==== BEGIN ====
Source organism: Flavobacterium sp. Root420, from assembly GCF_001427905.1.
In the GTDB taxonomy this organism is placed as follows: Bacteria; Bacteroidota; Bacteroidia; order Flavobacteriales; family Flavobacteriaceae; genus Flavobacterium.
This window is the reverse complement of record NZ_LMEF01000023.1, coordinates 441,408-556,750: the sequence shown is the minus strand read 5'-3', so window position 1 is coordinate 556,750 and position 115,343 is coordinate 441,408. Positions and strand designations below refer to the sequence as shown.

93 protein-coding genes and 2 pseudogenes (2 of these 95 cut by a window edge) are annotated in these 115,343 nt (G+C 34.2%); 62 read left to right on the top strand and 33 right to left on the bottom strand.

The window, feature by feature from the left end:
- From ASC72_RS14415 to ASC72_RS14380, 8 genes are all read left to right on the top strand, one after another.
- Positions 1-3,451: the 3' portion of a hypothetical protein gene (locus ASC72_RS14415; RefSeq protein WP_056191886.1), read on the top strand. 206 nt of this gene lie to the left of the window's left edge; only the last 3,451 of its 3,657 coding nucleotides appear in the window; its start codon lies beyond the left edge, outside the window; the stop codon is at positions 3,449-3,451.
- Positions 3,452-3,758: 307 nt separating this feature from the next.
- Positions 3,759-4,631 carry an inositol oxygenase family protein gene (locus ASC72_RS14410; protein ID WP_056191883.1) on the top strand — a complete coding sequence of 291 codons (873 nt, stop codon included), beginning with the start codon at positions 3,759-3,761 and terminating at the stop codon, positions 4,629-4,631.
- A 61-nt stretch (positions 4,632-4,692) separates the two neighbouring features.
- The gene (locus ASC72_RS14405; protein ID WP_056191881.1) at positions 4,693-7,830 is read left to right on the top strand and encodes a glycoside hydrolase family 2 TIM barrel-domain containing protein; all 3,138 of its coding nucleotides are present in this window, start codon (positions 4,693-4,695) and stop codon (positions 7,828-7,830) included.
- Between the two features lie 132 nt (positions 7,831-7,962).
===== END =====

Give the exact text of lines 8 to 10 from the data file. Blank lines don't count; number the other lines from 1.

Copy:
- Positions 3,452-3,758: 307 nt separating this feature from the next.
- Positions 3,759-4,631 carry an inositol oxygenase family protein gene (locus ASC72_RS14410; protein ID WP_056191883.1) on the top strand — a complete coding sequence of 291 codons (873 nt, stop codon included), beginning with the start codon at positions 3,759-3,761 and terminating at the stop codon, positions 4,629-4,631.
- A 61-nt stretch (positions 4,632-4,692) separates the two neighbouring features.